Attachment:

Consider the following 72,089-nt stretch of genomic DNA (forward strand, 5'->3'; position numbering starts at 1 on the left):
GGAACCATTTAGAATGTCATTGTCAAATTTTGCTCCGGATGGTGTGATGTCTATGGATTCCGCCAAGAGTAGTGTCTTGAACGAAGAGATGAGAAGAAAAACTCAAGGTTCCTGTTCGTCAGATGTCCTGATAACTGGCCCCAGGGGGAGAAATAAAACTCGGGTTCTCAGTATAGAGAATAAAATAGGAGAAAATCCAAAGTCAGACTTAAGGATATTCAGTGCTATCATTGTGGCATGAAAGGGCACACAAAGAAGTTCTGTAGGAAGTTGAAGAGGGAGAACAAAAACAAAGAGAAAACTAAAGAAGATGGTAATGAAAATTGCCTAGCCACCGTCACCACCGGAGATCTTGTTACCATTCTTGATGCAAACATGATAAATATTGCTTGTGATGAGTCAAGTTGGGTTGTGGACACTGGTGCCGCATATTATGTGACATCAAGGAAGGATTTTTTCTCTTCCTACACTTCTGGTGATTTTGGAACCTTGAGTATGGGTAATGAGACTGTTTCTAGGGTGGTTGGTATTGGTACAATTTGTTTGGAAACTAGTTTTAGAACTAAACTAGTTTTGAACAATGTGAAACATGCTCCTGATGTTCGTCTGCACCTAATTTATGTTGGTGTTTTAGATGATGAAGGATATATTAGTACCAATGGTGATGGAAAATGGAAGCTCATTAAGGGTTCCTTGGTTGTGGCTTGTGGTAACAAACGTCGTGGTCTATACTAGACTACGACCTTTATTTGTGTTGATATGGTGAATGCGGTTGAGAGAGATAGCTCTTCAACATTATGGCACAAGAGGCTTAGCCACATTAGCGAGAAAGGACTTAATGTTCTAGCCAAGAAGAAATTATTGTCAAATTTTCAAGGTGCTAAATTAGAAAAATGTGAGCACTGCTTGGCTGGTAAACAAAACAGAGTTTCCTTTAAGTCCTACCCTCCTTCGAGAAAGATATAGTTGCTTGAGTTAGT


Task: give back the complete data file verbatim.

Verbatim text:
Consider the following 72,089-nt stretch of genomic DNA (forward strand, 5'->3'; position numbering starts at 1 on the left):
GGAACCATTTAGAATGTCATTGTCAAATTTTGCTCCGGATGGTGTGATGTCTATGGATTCCGCCAAGAGTAGTGTCTTGAACGAAGAGATGAGAAGAAAAACTCAAGGTTCCTGTTCGTCAGATGTCCTGATAACTGGCCCCAGGGGGAGAAATAAAACTCGGGTTCTCAGTATAGAGAATAAAATAGGAGAAAATCCAAAGTCAGACTTAAGGATATTCAGTGCTATCATTGTGGCATGAAAGGGCACACAAAGAAGTTCTGTAGGAAGTTGAAGAGGGAGAACAAAAACAAAGAGAAAACTAAAGAAGATGGTAATGAAAATTGCCTAGCCACCGTCACCACCGGAGATCTTGTTACCATTCTTGATGCAAACATGATAAATATTGCTTGTGATGAGTCAAGTTGGGTTGTGGACACTGGTGCCGCATATTATGTGACATCAAGGAAGGATTTTTTCTCTTCCTACACTTCTGGTGATTTTGGAACCTTGAGTATGGGTAATGAGACTGTTTCTAGGGTGGTTGGTATTGGTACAATTTGTTTGGAAACTAGTTTTAGAACTAAACTAGTTTTGAACAATGTGAAACATGCTCCTGATGTTCGTCTGCACCTAATTTATGTTGGTGTTTTAGATGATGAAGGATATATTAGTACCAATGGTGATGGAAAATGGAAGCTCATTAAGGGTTCCTTGGTTGTGGCTTGTGGTAACAAACGTCGTGGTCTATACTAGACTACGACCTTTATTTGTGTTGATATGGTGAATGCGGTTGAGAGAGATAGCTCTTCAACATTATGGCACAAGAGGCTTAGCCACATTAGCGAGAAAGGACTTAATGTTCTAGCCAAGAAGAAATTATTGTCAAATTTTCAAGGTGCTAAATTAGAAAAATGTGAGCACTGCTTGGCTGGTAAACAAAACAGAGTTTCCTTTAAGTCCTACCCTCCTTCGAGAAAGATATAGTTGCTTGAGTTAGT